BOOKS / Second Thoughts: Tyranny in the tropics: Joan Didion on a novel that began with an angel and ended with Saigon

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When I began thinking about the novel that became Democracy (Vintage, pounds 5.99) I called it Angel Visits. All the early notes were marked AV. An 'angel visit', I had read somewhere, was a 19th-century usage for 'a pleasant interlude of short duration', and this was to be a novel that took place entirely in the rather somnolent life of American Hawaii. It was to be, as the narrator of Democracy eventually notes, 'a study in provincial manners, in the acute tyrannies of class and privilege by which people assert themselves against the tropics; Honolulu during the Second World War, martial law, submariners and fliers and a certain investor from Hong Kong with whom Carol Christian was said to brink brandy and Coca Cola, a local scandal'; in other words a 19th-century novel, with a fixed class structure.

This was actually the novel I set out to write. When it became clear that this was not the direction the novel was taking, that I was stuck willy nilly with the kind of fluid society that famously fails to lend itself to the novel of manners, I called it Pacific Distances for a while. On the day I stopped writing it my husband read it, and suggested calling it Democracy, which seemed right.

I notice that I said 'the day I stopped writing it', not the day I 'finished' it. In fact this novel never seemed to 'finish' in the sense other novels have. I came to love it but I never had a good time with it, never felt it take off and take me with it. Quite often I would resort to starting over, page one, trying to locate another layer, a new thread to pull.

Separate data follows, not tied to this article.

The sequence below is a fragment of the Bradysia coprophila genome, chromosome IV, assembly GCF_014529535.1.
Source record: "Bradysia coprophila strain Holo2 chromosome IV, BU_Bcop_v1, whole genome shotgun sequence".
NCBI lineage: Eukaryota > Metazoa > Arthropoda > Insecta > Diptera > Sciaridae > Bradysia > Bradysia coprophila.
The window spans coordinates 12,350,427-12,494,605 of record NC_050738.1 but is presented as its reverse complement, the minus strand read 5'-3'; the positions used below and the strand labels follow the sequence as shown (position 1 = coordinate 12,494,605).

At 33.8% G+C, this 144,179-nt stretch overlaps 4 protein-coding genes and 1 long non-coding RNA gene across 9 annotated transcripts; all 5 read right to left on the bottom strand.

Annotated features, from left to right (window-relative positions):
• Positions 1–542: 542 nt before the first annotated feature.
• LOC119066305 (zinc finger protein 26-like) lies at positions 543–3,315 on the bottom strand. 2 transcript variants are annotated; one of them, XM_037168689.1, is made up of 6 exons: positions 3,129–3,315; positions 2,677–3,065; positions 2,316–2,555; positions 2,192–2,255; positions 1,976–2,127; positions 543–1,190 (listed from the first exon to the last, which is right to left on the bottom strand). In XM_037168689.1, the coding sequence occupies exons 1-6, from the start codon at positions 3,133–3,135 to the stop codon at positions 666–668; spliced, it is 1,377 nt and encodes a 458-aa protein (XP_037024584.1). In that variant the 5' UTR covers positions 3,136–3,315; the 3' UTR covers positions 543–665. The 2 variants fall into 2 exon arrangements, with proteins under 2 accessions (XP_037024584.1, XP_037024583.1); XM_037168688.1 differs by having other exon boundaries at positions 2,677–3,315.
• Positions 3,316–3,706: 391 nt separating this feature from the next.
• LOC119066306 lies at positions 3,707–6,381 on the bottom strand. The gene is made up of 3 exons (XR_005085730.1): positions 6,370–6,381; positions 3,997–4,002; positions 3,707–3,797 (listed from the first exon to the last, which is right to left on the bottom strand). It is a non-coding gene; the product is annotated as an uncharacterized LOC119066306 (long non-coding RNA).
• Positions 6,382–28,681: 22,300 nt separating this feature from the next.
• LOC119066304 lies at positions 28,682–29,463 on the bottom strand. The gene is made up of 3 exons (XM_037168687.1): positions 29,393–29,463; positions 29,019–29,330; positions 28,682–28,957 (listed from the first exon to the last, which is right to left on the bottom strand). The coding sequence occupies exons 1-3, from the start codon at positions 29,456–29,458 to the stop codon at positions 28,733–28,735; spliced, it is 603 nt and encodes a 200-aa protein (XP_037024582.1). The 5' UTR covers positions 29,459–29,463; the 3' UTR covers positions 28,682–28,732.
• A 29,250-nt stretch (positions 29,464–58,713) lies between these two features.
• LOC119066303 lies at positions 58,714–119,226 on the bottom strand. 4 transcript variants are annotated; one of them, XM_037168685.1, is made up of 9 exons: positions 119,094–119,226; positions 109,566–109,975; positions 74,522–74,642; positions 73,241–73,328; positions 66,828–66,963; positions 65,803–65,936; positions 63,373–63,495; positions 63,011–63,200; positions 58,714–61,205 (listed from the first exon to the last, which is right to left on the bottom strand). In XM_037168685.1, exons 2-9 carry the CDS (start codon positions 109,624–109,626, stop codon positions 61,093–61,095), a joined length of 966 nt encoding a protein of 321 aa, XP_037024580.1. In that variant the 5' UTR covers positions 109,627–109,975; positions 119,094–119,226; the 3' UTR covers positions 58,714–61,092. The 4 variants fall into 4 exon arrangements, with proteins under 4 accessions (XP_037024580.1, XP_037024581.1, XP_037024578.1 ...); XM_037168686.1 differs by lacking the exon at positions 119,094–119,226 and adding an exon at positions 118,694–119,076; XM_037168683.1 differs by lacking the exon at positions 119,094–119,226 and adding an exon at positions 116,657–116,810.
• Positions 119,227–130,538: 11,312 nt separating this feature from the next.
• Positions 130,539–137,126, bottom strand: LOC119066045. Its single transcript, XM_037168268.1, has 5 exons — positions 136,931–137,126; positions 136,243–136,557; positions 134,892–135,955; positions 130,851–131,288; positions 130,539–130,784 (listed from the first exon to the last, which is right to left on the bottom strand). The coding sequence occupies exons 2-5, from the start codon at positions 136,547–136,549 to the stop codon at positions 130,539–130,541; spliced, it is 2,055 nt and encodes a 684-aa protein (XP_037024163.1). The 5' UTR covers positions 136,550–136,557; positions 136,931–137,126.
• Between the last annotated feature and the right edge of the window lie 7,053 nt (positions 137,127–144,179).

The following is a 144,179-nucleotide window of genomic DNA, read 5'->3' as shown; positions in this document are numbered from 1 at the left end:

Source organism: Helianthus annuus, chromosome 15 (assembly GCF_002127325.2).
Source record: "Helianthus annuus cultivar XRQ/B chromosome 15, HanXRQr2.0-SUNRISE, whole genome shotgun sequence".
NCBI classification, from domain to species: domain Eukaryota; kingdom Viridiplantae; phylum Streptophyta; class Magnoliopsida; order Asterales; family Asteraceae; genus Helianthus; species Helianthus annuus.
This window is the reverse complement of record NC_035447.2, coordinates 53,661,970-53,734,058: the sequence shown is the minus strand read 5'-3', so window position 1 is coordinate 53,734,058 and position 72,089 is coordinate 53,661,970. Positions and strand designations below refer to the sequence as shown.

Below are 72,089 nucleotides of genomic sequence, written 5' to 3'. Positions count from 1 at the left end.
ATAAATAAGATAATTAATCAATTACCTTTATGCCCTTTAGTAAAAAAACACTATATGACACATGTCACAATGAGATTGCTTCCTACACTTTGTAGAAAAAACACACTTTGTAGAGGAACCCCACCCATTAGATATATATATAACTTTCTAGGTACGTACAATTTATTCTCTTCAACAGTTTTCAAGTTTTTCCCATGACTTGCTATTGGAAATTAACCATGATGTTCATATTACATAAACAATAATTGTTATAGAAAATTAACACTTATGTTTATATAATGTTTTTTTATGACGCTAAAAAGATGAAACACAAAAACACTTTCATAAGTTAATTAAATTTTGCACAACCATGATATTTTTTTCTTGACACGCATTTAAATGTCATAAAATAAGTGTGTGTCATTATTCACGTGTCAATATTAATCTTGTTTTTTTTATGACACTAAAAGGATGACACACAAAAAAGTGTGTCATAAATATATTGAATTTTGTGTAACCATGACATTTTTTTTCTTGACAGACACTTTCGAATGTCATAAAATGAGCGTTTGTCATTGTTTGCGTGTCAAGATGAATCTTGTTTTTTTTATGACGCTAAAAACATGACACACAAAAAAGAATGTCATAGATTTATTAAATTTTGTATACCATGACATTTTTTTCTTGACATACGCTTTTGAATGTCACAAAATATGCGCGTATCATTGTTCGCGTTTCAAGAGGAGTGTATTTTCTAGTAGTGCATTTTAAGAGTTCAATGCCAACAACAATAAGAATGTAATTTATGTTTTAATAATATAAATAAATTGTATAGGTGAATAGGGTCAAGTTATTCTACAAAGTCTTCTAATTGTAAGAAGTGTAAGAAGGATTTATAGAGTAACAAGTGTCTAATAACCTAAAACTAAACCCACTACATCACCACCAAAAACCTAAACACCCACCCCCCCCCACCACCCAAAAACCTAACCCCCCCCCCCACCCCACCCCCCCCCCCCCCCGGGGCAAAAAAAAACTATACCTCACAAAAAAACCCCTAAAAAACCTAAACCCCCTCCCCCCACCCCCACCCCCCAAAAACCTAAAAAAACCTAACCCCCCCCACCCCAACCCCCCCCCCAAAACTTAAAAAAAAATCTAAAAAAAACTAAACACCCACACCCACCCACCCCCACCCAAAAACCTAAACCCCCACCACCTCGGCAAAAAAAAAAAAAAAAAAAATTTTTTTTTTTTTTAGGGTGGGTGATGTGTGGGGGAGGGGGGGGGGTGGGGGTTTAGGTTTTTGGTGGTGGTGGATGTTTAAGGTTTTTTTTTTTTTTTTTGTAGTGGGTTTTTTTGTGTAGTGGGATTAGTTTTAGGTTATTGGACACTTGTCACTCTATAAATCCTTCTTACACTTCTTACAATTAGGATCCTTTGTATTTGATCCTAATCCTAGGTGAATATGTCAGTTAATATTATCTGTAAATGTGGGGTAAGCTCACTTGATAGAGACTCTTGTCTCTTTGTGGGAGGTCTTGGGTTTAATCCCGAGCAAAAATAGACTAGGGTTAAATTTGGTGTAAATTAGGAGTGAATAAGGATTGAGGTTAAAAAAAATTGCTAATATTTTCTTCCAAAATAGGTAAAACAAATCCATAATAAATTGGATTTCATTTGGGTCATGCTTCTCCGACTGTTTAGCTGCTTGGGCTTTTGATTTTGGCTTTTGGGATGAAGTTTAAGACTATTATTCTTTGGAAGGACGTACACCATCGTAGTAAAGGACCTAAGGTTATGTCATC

Sometimes the thing ('the thing' was how I came to think of it, a stubborn presence in my household) would just run out, stall and I would flee, go do something else. At one point I did Salvador in lieu of confronting this recalcitrant novel even one more day. Each time I left it I returned with dread.

Still, I liked Inez Victor. I liked her daughter Jessie, I liked Inez's sister Janet, I liked their uncle Dwight Christian. I liked Jack Lovett, I liked Billy Dillon, I liked everybody. I even liked Harry Victor. I especially liked doing the fall of Saigon, and drew up hour-by- hour chronologies of the final weeks, with charts and maps and time lines. In the end not every reader noticed the fall of Saigon, since I did it offstage, but I knew it was there, and that was how I came to think of Democracy, as my novel about the fall of Saigon. It occurs to me that a novel about the fall of Saigon may have been a study in provincial manners after all.

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